Depending on the type of business, there are a variety of taxes a business in Texas to be aware of with the most common being sales, franchise and self-employment.
Texas Sales & Use Tax
Generally speaking, physical products sold at retail are taxable within Texas. So, if you sell a pair of shoes from your store, you would charge the customer sales tax (which varies depending on where your store is located.
Services in Texas are generally not taxable. Some businesses have a blend of both – say an auto repair shop where a vehicle with a broken alternator has the labor of replacing the part (which isn’t taxed) but the retail cost of the alternator is taxed.
Find more information about what is taxable and to register for the Sales & Use Tax.
Sales & Use Tax Rates
Texas imposes a 6.25 percent state sales and use tax on all retail sales, leases and rentals of most goods, as well as taxable services. Local taxing jurisdictions (cities, counties, special purpose districts and transit authorities) can also impose up to 2 percent sales and use tax for a maximum combined rate of 8.25 percent.
To find the sales tax rate for a particular location, use the Texas Comptroller’s Sales Tax Rate Locator.
Texas Franchise Tax
The Texas franchise tax is a privilege tax imposed on each taxable entity formed or organized in Texas or doing business in Texas.
Entities Subject to Franchise Tax
Each taxable entity formed in Texas or doing business in Texas must file and pay franchise tax. These entities include:
- limited liability companies (LLCs), including series LLCs;
- S corporations;
- partnerships (general, limited and limited liability);
Entities Not Subject to Franchise Tax
The following entities do not file or pay franchise tax:
- sole proprietorships (except for single member LLCs);
- general partnerships when direct ownership is composed entirely of natural persons (except for limited liability partnerships);
- certain unincorporated passive entities;
More information about the franchise tax and rates is available from the Texas Comptroller’s office.
Texas Self-Employment TaxesSelf-employed business owners (sole proprietors, partnerships or LLC's that elect to be taxed as a sole proprietorship or partnership) are required to pay income taxes, Social Security, and Medicare based on the profits generated by the business. Profits are determined before you draw compensation from the business (i.e. your draw or wages are not considered an expense of the business.) Once your liability for federal income tax and self-employment FICA exceeds $500, you will need to deposit the tax payments to the IRS (whether this happens in any one quarter or combination of quarters.)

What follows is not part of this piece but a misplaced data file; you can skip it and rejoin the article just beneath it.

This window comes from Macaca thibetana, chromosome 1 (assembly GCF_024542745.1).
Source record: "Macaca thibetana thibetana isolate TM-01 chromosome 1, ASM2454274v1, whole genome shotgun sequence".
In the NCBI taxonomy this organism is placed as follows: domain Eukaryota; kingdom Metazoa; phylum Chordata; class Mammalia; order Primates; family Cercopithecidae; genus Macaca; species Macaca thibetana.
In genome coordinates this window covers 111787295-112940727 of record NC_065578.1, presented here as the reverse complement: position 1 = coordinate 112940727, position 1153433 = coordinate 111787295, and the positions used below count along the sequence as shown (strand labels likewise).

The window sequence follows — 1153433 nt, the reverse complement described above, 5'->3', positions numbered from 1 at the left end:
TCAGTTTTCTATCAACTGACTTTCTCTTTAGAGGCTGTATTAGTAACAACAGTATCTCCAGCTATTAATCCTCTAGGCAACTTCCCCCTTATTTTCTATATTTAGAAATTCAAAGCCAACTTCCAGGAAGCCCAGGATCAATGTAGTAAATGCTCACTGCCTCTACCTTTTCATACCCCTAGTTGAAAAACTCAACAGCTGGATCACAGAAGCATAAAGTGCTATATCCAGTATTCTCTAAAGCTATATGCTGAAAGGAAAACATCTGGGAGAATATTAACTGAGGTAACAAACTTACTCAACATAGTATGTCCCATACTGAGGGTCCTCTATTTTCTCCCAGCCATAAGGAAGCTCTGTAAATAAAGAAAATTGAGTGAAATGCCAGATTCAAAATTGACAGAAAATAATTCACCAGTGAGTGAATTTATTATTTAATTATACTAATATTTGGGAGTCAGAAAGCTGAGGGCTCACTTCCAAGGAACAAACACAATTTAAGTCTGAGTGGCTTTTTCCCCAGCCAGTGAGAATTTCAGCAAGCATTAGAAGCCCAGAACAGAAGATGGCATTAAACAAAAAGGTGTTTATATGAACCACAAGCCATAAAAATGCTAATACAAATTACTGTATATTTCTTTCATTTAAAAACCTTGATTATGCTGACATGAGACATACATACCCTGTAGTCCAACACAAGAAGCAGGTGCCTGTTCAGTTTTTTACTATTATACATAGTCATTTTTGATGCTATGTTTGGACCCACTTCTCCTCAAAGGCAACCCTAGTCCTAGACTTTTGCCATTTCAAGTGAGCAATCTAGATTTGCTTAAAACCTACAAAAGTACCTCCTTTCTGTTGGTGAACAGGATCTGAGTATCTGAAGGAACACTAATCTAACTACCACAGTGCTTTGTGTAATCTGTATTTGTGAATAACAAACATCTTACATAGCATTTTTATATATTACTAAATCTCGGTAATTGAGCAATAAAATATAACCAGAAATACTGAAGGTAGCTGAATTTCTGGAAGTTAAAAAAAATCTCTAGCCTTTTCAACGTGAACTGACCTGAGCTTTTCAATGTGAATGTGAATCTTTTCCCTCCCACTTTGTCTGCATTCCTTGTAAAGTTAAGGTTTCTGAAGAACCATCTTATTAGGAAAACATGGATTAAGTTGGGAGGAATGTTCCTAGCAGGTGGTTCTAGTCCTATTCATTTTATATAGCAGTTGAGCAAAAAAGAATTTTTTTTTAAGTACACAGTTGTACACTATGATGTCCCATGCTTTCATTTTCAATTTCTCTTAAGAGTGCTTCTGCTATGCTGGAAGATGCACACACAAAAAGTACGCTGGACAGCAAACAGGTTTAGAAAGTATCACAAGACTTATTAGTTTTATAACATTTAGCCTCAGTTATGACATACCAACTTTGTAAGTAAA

More information and filing information is at the IRS website.
AccountingAccounting is an essential, but often underestimated part of starting a business. Keeping complete, accurate records is important to the financial health of a business regardless of whether it’s a one-person operation or multinational corporation.
Having a clear picture of sales trends and the business’s financial position gives the business owner data for making decisions about financing, expansion, or other strategic steps.
The decision to handle accounting on your own versus hiring a bookkeeper or accountant is an important one that should be considered carefully. There will certainly be differences in cost and expertise but you should also consider how much additional time you will spend doing your accounting that could be better invested in growing your business.
While a bookkeeper may not be in the budget or even needed in the early stages, there are a number of ways to keep track of your businesses finances.
BasicAccountingHelp.com has free accounting spreadsheets and educational resources.